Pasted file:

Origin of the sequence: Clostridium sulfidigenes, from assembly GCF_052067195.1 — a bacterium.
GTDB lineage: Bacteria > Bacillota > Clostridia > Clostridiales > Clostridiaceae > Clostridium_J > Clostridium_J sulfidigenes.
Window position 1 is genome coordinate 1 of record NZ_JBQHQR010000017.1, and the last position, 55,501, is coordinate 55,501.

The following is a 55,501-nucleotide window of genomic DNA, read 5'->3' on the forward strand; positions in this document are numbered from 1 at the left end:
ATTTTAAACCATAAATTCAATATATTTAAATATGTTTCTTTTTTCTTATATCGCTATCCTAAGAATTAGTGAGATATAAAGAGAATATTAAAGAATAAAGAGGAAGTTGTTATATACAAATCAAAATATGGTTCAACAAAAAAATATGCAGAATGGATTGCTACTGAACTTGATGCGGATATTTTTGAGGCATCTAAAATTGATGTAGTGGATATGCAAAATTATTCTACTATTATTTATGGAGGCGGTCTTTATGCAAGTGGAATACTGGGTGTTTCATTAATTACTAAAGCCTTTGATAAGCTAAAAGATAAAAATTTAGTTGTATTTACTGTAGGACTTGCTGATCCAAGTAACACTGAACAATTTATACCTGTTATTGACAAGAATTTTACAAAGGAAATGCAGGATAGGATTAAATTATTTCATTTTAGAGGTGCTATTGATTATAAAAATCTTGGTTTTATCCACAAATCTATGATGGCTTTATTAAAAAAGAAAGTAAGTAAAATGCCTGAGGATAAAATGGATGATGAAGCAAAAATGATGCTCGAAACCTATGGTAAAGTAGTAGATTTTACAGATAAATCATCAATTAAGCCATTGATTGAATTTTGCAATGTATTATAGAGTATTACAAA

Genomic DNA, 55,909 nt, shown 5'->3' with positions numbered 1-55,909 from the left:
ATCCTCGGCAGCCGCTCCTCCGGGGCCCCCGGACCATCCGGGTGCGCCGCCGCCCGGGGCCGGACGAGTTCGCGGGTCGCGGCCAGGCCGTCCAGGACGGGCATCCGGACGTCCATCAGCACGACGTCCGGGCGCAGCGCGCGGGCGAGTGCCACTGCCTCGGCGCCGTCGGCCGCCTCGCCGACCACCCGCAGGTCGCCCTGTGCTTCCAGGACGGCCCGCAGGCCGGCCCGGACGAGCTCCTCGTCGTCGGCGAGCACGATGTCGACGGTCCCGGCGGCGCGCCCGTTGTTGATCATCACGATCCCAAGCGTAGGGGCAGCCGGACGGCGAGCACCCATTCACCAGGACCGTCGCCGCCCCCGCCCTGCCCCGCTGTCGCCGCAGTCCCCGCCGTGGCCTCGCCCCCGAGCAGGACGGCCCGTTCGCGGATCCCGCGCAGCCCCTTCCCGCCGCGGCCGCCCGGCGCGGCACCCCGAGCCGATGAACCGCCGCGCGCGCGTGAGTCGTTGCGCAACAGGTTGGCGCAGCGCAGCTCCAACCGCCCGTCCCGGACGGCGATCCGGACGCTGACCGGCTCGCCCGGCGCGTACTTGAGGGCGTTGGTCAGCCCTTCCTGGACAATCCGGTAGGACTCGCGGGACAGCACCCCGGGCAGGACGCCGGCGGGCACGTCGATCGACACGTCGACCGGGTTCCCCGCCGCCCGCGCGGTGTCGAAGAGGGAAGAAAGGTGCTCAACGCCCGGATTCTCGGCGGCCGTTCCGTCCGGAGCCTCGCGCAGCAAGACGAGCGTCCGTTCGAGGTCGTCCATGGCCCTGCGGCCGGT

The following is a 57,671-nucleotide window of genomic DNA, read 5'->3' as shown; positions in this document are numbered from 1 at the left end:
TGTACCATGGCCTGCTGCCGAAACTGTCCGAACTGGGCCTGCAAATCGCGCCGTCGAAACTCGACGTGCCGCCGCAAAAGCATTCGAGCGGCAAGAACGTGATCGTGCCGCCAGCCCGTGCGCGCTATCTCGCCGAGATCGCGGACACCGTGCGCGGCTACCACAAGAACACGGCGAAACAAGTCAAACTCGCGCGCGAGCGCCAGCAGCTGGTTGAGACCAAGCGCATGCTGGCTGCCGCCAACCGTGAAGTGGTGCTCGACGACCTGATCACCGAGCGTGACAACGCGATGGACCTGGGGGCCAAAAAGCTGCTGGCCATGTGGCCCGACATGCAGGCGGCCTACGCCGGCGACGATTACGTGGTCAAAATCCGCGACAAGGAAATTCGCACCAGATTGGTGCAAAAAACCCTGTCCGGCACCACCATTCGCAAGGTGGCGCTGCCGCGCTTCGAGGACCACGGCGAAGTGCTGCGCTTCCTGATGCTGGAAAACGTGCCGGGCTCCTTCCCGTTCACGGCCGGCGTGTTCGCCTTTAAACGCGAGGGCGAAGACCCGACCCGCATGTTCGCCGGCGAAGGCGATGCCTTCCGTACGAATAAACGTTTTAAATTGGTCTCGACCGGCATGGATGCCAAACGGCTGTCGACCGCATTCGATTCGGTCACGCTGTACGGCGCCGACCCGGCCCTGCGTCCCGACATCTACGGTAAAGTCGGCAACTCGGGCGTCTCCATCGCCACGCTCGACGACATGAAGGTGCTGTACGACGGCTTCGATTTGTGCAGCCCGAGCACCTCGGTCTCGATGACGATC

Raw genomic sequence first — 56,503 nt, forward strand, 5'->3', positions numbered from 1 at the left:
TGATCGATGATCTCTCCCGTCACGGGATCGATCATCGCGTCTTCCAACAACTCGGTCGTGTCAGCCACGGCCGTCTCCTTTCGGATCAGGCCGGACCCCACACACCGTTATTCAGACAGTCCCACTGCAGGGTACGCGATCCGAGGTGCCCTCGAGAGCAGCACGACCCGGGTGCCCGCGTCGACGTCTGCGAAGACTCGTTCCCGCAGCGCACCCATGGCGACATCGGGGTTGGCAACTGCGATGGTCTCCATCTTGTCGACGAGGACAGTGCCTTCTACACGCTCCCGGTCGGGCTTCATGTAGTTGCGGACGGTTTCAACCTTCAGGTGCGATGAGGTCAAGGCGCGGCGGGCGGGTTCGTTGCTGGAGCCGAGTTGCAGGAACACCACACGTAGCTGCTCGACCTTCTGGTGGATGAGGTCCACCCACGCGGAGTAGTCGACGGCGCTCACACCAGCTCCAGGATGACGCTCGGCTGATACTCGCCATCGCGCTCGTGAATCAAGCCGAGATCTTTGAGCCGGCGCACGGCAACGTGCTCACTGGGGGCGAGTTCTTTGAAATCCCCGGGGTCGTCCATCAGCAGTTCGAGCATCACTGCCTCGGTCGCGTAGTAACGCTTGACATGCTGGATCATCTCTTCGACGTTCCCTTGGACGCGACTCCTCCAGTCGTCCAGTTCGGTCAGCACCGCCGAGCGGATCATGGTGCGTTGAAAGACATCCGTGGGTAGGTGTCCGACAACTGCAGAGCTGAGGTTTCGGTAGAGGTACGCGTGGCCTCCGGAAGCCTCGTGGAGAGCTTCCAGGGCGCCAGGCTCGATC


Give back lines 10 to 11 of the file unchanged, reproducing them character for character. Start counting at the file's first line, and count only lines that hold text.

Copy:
Raw genomic sequence first — 56,503 nt, forward strand, 5'->3', positions numbered from 1 at the left:
TGATCGATGATCTCTCCCGTCACGGGATCGATCATCGCGTCTTCCAACAACTCGGTCGTGTCAGCCACGGCCGTCTCCTTTCGGATCAGGCCGGACCCCACACACCGTTATTCAGACAGTCCCACTGCAGGGTACGCGATCCGAGGTGCCCTCGAGAGCAGCACGACCCGGGTGCCCGCGTCGACGTCTGCGAAGACTCGTTCCCGCAGCGCACCCATGGCGACATCGGGGTTGGCAACTGCGATGGTCTCCATCTTGTCGACGAGGACAGTGCCTTCTACACGCTCCCGGTCGGGCTTCATGTAGTTGCGGACGGTTTCAACCTTCAGGTGCGATGAGGTCAAGGCGCGGCGGGCGGGTTCGTTGCTGGAGCCGAGTTGCAGGAACACCACACGTAGCTGCTCGACCTTCTGGTGGATGAGGTCCACCCACGCGGAGTAGTCGACGGCGCTCACACCAGCTCCAGGATGACGCTCGGCTGATACTCGCCATCGCGCTCGTGAATCAAGCCGAGATCTTTGAGCCGGCGCACGGCAACGTGCTCACTGGGGGCGAGTTCTTTGAAATCCCCGGGGTCGTCCATCAGCAGTTCGAGCATCACTGCCTCGGTCGCGTAGTAACGCTTGACATGCTGGATCATCTCTTCGACGTTCCCTTGGACGCGACTCCTCCAGTCGTCCAGTTCGGTCAGCACCGCCGAGCGGATCATGGTGCGTTGAAAGACATCCGTGGGTAGGTGTCCGACAACTGCAGAGCTGAGGTTTCGGTAGAGGTACGCGTGGCCTCCGGAAGCCTCGTGGAGAGCTTCCAGGGCGCCAGGCTCGATC